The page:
Quote Originally Posted by Peter Wigle View Post
    The 'bumps' in this roof are over the porch of this 5 year old house. There were three which ran parallel to each other, ranging in length from about 14 - 30 inches, and starting about 8 inches up from the eaves. I have shown a picture of the front of the house, just for orientation, the two close-ups show the 'bumps' which are not exactly 16" (nor 24", nor multiples thereof) apart.

    When I lifted the starter strip I saw the roofing paper was wrinkled in line with one bump but I couldn't see far enough under the shingles to tell whether that wrinkle got worse and could have caused the bump. Doesn't seem likely. The sheathing felt solid on either side of the bumps. Couldn't see the area from the attic hatch (attic picture isn't looking at the specific area).

    I think its just aesthetic at this point. Any ideas?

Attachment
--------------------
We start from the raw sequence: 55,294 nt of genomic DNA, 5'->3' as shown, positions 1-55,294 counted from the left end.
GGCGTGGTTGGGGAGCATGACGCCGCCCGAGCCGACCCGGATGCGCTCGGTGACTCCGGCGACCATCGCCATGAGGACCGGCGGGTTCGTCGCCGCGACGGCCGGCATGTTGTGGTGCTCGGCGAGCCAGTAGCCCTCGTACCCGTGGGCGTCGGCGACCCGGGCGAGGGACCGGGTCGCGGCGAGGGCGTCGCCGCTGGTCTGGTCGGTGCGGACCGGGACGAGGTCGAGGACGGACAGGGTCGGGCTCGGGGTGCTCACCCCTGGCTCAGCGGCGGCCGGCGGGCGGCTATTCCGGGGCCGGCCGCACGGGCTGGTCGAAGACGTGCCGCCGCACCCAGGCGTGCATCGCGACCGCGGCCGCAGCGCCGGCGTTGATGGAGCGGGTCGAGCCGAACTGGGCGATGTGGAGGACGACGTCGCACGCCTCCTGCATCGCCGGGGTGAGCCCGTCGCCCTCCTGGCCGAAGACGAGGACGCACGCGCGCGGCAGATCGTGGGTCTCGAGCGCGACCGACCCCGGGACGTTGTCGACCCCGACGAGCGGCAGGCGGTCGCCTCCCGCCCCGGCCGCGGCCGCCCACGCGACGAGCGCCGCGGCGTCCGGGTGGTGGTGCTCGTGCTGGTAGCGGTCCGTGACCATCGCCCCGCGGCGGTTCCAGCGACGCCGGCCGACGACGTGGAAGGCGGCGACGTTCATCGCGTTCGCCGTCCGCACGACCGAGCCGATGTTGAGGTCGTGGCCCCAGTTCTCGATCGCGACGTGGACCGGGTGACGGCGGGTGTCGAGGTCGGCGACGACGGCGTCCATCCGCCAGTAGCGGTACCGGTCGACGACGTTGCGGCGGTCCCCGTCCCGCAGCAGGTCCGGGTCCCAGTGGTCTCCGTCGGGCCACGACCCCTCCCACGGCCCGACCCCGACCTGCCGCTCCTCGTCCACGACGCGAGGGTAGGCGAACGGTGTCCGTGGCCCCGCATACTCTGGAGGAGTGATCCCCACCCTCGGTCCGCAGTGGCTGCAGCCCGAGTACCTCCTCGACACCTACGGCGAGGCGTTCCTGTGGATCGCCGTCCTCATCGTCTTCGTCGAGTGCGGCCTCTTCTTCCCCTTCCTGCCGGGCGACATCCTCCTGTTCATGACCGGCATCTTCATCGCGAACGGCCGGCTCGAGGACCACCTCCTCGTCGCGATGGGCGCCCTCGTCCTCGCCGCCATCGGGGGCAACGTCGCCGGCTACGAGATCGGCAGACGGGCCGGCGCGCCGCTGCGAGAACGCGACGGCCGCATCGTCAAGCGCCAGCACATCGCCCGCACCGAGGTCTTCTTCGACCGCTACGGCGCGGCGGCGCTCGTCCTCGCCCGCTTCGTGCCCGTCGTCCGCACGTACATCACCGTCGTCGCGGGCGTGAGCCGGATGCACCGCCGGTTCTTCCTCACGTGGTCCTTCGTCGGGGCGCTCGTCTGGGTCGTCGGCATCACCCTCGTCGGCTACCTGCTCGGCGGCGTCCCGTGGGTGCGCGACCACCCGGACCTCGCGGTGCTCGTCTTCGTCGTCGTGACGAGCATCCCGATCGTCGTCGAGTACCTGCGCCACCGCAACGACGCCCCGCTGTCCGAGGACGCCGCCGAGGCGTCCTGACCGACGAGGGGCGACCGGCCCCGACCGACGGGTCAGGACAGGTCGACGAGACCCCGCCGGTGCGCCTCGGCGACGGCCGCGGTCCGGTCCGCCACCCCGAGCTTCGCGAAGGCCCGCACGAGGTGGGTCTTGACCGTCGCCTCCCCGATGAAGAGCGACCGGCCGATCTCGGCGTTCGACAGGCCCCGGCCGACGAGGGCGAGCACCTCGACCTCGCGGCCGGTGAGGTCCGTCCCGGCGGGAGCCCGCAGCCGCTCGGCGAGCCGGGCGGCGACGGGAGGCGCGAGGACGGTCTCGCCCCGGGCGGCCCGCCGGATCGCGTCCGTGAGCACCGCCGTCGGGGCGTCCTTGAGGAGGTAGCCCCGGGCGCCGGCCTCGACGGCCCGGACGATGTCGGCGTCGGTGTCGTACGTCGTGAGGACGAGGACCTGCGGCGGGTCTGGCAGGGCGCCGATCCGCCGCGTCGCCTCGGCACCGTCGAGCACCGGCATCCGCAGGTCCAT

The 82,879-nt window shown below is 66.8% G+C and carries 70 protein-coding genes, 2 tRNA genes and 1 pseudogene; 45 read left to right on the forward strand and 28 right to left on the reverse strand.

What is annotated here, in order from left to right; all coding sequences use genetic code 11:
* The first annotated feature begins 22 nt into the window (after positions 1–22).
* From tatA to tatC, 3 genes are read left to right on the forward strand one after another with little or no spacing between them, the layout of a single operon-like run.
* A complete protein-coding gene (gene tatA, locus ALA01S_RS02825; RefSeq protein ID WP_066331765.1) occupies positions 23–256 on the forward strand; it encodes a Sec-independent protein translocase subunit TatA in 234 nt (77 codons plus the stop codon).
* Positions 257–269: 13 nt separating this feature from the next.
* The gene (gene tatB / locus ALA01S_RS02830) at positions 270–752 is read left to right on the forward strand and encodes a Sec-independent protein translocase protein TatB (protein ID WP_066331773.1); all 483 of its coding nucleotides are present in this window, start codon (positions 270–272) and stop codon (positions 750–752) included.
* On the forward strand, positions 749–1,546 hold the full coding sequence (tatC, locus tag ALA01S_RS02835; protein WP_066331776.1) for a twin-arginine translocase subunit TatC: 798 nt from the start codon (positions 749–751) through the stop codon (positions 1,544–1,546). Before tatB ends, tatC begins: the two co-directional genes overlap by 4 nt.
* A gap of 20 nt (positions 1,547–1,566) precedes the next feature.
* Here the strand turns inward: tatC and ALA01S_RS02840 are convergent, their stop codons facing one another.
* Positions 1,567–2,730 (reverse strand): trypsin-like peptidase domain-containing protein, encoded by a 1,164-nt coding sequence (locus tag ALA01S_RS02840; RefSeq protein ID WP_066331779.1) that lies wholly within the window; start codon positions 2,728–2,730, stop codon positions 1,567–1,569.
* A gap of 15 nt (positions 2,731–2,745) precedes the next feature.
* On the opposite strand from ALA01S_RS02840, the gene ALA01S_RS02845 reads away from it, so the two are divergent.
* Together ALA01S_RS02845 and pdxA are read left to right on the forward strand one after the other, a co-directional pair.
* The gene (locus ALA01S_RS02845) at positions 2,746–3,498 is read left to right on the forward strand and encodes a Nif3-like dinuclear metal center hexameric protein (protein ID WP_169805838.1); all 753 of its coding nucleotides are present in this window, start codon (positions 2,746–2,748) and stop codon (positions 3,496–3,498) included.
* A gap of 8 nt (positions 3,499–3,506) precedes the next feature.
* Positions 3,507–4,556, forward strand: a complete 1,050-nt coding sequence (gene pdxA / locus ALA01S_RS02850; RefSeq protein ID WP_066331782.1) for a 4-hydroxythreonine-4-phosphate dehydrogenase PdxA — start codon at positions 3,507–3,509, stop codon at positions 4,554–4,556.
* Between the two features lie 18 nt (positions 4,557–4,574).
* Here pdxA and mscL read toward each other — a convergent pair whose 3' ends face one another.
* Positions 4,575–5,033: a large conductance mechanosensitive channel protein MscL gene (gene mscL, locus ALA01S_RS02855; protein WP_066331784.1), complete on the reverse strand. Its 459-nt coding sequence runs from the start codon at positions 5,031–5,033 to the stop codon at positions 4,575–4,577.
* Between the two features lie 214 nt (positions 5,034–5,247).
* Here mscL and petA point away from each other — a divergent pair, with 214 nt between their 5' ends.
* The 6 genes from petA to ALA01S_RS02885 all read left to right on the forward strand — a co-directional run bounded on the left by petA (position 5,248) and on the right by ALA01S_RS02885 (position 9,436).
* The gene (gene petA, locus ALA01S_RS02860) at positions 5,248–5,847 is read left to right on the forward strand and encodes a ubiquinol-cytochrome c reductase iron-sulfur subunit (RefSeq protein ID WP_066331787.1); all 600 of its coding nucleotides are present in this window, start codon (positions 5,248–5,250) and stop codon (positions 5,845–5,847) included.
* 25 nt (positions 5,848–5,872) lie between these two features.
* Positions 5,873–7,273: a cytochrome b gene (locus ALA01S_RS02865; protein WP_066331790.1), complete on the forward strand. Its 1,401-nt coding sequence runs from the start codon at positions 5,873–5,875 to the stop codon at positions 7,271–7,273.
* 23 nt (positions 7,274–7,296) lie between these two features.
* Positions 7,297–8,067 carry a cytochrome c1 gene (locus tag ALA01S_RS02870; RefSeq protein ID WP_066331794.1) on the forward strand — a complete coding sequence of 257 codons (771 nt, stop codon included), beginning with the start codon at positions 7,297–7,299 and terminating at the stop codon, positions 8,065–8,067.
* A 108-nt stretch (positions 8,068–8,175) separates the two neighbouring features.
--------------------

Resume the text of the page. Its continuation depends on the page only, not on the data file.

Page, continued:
Swelling from condensation (freezing) in air restricted eave space where the decking (and trusses) meets and extends beyond the inside to outside wall cavity - between the perforated eave vent and the wall and the performated eave venting and the closed portion of the eave, causing nail pops, etc. This sensitive transition can be more of a problem in a location with even more extended eave/porch roof extensions and darker roof coverings in Northern Climates such as the porch pictured and cold strong prevailing winds.

    Seems to be present only in those areas which extend beyond the wall plate and at the wall plate but short of the vented area of the overhang that area not sufficiently separated (warm below and cold above). Perhaps less than sufficient thermal break and isolation and less than and seal for moisture/vapor barrier possibly allowing vapor and heat to migrate from the below brick faced wall.

    See no evidence of insulation chutes (insulation dams) being present, let alone extending beyond the insulation blanket level, and ventillation openings not being large enough for the overhang to keep it sufficiently cool/cold. What direction is the front of the home and this porch overhang facing? Is this home Northern or Southern Ontario?